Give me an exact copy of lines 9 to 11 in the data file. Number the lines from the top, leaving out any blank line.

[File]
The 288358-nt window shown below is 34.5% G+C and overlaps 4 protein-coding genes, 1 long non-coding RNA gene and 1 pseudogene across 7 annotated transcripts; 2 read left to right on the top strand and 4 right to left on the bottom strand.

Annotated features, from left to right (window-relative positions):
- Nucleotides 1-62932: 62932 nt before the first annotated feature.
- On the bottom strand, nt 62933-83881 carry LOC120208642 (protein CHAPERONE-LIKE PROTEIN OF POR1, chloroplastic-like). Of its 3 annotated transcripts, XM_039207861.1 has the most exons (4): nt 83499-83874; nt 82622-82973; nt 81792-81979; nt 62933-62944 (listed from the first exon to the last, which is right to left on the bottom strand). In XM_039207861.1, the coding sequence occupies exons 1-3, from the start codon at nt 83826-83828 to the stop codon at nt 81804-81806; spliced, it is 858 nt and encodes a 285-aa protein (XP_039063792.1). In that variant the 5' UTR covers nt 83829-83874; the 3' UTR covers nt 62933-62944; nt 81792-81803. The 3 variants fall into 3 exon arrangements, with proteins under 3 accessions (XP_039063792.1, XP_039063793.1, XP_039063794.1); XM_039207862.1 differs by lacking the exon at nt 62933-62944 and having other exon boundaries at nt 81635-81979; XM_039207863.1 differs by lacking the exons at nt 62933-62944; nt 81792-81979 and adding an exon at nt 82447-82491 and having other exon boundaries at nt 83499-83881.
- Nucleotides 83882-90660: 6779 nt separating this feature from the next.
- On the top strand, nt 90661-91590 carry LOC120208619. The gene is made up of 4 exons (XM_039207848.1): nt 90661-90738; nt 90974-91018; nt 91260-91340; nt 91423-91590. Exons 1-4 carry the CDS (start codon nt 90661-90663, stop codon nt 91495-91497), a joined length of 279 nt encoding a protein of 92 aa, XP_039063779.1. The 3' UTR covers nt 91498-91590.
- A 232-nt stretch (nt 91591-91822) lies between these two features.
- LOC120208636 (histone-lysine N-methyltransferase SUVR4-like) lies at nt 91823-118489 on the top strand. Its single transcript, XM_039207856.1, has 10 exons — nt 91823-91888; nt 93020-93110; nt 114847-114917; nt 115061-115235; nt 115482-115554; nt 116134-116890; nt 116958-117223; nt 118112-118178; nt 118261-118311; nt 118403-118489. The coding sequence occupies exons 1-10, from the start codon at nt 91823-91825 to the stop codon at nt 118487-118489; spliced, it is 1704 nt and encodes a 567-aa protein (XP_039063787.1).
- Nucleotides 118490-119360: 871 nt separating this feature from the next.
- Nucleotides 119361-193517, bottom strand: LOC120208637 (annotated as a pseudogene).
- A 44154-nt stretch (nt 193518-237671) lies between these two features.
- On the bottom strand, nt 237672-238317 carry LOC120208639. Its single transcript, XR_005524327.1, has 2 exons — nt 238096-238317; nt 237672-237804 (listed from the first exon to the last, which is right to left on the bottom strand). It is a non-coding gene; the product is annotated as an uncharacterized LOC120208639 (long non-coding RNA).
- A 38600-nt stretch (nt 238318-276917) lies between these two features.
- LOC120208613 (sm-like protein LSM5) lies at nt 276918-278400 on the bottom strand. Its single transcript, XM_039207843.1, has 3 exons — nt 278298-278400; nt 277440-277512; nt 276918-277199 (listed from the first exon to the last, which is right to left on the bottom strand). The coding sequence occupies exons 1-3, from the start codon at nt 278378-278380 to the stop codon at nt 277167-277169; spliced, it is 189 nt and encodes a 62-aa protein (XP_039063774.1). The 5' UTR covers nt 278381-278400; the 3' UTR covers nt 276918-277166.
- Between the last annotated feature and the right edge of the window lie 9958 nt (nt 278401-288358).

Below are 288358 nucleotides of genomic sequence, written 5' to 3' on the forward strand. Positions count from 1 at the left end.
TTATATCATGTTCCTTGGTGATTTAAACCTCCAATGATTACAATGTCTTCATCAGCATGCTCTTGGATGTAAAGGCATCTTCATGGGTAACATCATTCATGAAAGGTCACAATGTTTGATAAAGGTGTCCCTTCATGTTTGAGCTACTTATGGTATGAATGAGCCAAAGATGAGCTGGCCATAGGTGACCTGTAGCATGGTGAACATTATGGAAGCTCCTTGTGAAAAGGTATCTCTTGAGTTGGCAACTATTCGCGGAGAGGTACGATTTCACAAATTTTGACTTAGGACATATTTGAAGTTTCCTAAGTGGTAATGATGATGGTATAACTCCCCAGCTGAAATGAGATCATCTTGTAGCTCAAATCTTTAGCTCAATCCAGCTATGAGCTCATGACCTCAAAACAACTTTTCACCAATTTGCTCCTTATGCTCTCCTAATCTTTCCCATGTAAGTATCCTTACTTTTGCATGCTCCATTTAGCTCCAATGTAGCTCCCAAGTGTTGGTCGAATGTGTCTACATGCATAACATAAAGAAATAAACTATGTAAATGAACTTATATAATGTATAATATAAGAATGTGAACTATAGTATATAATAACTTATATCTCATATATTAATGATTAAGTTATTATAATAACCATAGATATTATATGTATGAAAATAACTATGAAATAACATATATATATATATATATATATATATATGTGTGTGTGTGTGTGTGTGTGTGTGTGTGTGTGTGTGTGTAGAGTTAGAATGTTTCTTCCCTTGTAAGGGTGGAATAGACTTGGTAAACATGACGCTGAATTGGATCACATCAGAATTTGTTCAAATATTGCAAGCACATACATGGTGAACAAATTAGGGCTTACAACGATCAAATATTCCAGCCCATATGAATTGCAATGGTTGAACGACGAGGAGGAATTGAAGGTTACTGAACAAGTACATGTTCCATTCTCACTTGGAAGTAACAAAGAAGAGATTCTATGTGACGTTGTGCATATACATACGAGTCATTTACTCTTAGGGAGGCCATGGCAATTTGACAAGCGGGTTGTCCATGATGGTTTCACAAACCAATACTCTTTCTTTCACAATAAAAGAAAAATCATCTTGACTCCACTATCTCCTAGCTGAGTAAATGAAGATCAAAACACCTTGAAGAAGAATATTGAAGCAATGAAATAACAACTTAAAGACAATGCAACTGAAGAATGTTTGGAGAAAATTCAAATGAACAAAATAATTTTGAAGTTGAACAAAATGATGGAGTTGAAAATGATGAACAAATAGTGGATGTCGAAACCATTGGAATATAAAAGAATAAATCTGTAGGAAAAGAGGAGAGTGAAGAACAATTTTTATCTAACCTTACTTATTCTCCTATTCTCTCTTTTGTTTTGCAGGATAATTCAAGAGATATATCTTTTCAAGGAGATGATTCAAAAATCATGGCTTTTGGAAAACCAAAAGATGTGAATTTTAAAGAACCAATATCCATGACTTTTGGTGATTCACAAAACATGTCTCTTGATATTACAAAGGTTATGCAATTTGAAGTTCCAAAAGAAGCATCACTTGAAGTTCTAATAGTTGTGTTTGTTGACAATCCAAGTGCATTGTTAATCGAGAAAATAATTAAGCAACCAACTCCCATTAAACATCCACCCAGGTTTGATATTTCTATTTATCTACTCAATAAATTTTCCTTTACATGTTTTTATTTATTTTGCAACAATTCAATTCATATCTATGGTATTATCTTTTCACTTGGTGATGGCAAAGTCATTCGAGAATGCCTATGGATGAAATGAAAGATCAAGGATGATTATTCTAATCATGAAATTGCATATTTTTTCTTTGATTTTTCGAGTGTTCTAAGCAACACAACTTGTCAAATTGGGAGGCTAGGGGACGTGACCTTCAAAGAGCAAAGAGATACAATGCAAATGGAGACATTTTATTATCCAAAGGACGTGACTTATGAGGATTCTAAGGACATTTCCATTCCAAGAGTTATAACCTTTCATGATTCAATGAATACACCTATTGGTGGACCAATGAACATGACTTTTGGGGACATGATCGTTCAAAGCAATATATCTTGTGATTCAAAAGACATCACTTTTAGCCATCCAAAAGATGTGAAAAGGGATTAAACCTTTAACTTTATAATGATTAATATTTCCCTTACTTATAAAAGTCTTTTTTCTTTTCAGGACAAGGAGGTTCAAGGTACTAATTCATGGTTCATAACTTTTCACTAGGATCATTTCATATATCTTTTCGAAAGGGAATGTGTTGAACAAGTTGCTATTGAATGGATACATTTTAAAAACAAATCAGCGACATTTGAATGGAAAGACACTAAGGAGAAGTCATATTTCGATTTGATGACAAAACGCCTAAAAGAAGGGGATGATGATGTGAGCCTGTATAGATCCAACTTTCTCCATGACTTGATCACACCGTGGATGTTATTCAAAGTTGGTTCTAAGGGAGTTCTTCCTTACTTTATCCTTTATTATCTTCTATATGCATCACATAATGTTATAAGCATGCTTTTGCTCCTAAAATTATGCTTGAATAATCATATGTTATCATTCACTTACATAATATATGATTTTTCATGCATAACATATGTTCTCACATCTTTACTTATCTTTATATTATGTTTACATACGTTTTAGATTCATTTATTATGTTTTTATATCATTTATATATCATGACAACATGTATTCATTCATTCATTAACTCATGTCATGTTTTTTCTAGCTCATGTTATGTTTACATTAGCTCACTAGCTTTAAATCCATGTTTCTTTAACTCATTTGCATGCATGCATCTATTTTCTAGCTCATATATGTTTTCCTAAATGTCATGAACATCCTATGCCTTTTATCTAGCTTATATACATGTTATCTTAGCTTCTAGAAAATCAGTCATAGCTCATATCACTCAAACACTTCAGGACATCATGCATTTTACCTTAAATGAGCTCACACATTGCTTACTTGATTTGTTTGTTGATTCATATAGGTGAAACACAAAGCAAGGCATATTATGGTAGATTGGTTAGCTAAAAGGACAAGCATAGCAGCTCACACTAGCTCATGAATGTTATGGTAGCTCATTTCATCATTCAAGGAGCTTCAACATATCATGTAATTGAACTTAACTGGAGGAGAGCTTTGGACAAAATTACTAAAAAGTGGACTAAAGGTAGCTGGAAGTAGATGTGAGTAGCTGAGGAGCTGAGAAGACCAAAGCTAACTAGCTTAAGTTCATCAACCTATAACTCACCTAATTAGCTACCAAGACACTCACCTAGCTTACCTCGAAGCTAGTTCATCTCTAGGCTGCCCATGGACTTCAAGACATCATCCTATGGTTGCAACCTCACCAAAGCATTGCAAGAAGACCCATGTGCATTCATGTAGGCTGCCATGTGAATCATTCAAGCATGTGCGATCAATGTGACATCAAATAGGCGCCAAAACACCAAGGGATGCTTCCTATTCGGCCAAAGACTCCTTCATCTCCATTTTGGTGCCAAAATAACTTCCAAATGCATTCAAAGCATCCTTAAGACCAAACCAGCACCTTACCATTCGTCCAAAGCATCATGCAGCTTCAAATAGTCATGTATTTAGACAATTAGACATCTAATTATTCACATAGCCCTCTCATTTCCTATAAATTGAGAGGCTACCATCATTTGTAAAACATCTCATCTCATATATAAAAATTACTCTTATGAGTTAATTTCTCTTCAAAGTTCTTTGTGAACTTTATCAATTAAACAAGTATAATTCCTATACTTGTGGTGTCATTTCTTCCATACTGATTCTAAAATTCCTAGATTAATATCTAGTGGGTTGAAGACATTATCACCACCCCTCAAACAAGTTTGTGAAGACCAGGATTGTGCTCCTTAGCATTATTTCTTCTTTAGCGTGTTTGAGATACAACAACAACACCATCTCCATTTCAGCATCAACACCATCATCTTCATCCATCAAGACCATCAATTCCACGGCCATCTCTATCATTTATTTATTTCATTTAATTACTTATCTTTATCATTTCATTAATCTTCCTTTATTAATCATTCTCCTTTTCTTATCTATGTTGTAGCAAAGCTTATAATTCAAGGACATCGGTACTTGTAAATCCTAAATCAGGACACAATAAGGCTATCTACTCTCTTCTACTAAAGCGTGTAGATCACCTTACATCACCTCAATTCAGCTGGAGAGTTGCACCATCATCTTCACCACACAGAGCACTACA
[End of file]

- Nucleotides 118490-119360: 871 nt separating this feature from the next.
- Nucleotides 119361-193517, bottom strand: LOC120208637 (annotated as a pseudogene).
- A 44154-nt stretch (nt 193518-237671) lies between these two features.